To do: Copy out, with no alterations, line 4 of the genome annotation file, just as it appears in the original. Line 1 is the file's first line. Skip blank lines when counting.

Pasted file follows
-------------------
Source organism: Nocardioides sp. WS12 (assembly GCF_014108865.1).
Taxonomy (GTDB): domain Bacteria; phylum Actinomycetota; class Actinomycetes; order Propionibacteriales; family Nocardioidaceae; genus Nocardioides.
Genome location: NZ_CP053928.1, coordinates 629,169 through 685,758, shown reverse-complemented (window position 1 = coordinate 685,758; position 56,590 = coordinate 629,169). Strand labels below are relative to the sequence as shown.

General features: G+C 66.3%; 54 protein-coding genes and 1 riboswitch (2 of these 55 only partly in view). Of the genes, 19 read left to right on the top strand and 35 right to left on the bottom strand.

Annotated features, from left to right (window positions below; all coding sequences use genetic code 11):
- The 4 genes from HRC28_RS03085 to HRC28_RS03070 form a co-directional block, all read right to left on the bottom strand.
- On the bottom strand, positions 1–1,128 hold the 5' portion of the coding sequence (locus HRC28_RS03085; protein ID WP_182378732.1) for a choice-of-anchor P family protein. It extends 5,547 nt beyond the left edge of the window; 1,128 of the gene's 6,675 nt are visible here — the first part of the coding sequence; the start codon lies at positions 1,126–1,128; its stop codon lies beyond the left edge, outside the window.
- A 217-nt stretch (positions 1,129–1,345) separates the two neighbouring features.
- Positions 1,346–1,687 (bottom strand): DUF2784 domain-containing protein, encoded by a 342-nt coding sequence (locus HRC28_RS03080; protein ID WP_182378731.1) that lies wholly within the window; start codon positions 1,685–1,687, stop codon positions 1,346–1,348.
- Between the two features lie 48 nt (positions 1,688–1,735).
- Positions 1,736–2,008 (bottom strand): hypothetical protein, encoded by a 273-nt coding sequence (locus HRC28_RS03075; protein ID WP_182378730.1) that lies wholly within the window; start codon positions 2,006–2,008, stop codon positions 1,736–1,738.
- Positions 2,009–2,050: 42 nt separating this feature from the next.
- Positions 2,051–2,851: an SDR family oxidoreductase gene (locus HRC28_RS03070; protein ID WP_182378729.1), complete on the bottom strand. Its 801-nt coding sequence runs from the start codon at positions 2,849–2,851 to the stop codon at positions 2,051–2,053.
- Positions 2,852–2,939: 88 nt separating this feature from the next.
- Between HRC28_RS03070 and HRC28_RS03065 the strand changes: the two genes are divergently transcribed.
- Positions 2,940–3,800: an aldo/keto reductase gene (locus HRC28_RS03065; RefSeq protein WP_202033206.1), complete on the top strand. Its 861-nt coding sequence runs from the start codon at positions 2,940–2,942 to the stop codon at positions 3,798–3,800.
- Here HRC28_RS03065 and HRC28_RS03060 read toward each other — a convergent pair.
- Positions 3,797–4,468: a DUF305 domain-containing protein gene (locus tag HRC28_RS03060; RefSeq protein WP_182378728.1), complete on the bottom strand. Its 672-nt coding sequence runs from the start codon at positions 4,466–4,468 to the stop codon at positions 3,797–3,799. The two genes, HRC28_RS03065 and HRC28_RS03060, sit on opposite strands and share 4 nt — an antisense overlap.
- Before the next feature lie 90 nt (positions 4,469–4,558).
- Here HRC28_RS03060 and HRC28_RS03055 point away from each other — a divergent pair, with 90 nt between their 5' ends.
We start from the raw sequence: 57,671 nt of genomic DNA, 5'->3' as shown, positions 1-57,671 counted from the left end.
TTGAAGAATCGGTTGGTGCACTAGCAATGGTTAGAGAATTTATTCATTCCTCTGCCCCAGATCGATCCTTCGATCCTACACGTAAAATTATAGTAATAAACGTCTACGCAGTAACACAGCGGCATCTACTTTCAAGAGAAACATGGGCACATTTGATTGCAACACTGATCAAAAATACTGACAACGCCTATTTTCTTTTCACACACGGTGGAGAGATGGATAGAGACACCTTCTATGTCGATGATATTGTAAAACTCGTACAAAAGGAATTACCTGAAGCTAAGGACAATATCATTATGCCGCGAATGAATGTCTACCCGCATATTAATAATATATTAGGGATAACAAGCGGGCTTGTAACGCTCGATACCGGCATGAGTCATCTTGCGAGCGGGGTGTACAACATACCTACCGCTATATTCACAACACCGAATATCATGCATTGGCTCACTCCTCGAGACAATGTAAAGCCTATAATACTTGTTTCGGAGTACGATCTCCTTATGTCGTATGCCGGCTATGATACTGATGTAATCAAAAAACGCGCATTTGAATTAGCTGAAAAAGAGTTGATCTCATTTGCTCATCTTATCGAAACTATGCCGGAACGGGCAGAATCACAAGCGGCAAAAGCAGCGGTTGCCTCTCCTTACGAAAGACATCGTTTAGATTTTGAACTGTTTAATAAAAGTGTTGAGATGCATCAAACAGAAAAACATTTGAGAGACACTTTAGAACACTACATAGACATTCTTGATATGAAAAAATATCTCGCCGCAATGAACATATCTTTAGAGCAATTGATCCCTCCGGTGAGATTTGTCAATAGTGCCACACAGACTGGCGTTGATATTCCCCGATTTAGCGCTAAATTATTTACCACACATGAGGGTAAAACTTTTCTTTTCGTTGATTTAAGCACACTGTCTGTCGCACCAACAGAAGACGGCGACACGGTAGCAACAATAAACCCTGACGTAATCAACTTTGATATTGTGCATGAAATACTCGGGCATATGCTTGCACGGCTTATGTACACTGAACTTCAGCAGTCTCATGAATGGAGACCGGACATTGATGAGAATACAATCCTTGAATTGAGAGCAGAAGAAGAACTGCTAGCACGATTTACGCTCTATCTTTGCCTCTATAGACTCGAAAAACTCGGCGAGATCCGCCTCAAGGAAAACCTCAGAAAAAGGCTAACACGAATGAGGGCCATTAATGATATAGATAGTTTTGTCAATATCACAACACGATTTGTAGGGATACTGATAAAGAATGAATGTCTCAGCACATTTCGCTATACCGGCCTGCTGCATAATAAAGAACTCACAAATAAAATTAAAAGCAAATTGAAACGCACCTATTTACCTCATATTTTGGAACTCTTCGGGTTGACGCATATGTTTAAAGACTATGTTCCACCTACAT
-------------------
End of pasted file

General features: G+C 66.3%; 54 protein-coding genes and 1 riboswitch (2 of these 55 only partly in view). Of the genes, 19 read left to right on the top strand and 35 right to left on the bottom strand.